Pharmaceutical Pricing Compendium 1st Edition

Pharmaceutical Pricing Compendium

Lorna Brazell

Urch Publishing, 1st Edition - March 2003.

A practical guide to the pricing and reimbursements of medicines

Chapters


  1. The art of pricing in the pharmaceutical industry
    Mario Nacinovich Jr

  2. Global pricing strategies for pharmaceutical product launches
    Peter J. Rankin Gregory K. Bell Tim Wilsdon

  3. Integrating pricing and reimbursement needs into drug development
    Cecil Nick

  4. Assessing the pharmaceutical price modelling tools
    Gary Johnson

  5. Managing price throughout the life cycle of a pharmaceutical product: tools, timing and strategies
    Judith D. Bentkover Marc R. Larochelle; Patricia M. Russell

  6. The importance of health economics in successfully achieving a sustainable price for reimbursement
    Paul Langley

  7. Hospital negotiation - the use of health economics as a support for new product pricing
    Brian Lovatt

  8. The global AIDS crisis and drug pricing controv
    Dr Faiz Kermani

  9. Trends in international pharmaceutical pricing and reimbursement
    Jorge Mestre-Ferrandiz

  10. The future of parallel trade in pharmaceuticals in Europe
    Klaus Hilleke

  11. Pricing considerations for new products in Europe
    Dr. Roland Pfeiffer

  12. Schering's policy of pharmaceutical price harmonisation in Europe
    Michael Bohn

  13. Bio-pharmaceutical Prices and the Effects on the U.S. Economy
    Roger A. Edwards Haleh Armian-Hawley Louise Firth

  14. What does the decision on the GlaxoSmithKline case in Spain now signify for differential pricing in Europe?
    Lorna Brazell

1. The art of pricing in the pharmaceutical industry
There are many elements that pharmaceutical companies must consider when pricing their products. Recouping the large investment in research and development (R&D) is a key driver but others such as product lifecycle, patent protection, innovativeness, competition, government controls, and corporate philosophy all have an influence in the pricing decision thus making pricing one of the most complex economic decisions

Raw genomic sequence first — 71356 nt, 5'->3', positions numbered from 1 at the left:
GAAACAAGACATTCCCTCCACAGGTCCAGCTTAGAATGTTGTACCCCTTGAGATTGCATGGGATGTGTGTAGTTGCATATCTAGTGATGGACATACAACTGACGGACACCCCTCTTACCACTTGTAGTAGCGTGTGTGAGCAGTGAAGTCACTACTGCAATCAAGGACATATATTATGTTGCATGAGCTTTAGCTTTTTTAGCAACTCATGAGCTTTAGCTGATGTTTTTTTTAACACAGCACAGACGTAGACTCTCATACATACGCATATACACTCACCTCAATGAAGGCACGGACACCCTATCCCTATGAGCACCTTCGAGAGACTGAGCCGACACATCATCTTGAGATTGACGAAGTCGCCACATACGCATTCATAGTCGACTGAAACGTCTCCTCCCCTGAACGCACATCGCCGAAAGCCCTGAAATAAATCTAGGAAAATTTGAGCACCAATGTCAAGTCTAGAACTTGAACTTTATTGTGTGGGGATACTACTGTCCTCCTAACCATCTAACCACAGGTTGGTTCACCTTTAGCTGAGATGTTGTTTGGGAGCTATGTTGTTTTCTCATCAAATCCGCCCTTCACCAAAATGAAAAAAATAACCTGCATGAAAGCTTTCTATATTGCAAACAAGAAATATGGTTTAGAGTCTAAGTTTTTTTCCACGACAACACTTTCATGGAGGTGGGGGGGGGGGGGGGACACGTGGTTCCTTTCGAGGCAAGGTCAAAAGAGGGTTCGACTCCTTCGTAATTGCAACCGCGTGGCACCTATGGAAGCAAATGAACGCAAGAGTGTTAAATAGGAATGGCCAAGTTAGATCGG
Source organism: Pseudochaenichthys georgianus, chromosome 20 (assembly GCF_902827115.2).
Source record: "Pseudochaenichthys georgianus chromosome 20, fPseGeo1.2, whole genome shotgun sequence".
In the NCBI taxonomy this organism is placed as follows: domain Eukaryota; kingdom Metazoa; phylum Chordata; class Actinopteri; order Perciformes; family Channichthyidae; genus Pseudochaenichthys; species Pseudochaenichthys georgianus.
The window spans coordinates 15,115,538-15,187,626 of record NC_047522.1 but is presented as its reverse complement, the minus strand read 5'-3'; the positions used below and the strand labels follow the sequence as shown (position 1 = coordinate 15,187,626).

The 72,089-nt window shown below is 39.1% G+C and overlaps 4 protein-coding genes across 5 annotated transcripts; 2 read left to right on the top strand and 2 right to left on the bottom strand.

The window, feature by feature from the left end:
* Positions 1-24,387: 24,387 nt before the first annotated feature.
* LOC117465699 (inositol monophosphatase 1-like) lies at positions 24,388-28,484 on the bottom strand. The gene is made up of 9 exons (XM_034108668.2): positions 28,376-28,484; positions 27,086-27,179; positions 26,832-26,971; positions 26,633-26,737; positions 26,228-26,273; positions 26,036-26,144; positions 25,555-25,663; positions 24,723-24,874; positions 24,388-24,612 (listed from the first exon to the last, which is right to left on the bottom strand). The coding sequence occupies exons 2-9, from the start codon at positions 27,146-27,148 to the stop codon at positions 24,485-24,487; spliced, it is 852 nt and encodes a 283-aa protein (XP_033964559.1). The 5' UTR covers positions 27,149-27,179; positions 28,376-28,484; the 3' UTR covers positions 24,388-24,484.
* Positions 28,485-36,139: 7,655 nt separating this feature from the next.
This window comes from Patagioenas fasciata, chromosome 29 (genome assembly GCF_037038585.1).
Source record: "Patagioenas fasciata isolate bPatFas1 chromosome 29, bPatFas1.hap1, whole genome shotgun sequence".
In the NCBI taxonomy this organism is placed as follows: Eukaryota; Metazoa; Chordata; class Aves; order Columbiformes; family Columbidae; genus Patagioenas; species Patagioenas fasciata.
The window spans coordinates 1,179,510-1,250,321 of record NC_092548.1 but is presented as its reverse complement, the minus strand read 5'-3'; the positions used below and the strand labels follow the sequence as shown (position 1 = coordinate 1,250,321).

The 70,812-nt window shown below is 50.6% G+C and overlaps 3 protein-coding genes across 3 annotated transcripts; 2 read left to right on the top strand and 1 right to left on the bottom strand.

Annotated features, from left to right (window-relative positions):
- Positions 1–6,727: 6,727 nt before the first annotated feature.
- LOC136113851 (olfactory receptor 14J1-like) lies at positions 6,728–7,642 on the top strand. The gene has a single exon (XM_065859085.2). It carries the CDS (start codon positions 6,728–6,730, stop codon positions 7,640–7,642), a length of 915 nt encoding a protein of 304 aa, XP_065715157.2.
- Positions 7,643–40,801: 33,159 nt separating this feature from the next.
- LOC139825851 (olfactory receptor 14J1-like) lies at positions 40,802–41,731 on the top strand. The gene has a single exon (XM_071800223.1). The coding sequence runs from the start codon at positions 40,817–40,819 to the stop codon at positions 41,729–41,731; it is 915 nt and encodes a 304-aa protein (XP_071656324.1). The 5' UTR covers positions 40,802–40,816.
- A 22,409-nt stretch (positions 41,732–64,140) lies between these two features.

2. Global pricing strategies for pharmaceutical product launches
This article provides a brief strategic overview of the types of constraints that manufacturers must overcome in order to implement a successful global product launch and determine the optimum price

3. Integrating pricing and reimbursement needs into drug development
There is increasing need for drug development teams to take into account the cost effectiveness of new products. Pricing and reimbursement needs can be integrated into the development programme allowing companies to demonstrate to purchasers that products represent good value

4. Assessing the pharmaceutical price modelling tools
Most pharmaceutical companies rely on surveys to set prices but survey techniques have unavoidable biases. Also, there are some key customers - particularly payers - that it is difficult or impossible to survey. This paper explains why you should consider simple econometric techniques to give you powerful guidance here and how these techniques can boost the accuracy of your price predictions even where you can do surveys. Lastly, the author explains why health economics are best reserved for price advocacy rather than price setting

5. Managing price throughout the life cycle of a pharmaceutical product: tools, timing and strategies
This article discusses the management of a product’s price throughout its lifecycle in the context of the complex global environment. An overview of key analytical tools is provided, along with a discussion of when they should be used. Material is divided into three lifecycle phases: research and development, pre-launch and post-launch

6. The importance of health economics in successfully achieving a sustainable price for reimbursement
A pharmaceutical product's success is largely due to its reimbursement price. Companies should use their expertise in health economics to justify to reimbursement authorities the price of a drug. Careful, in-depth assessment of the marketplace, market segments and reimbursement policy is essential if a price that is affordable for the authorities, acceptable to the company and supports customer values is achieved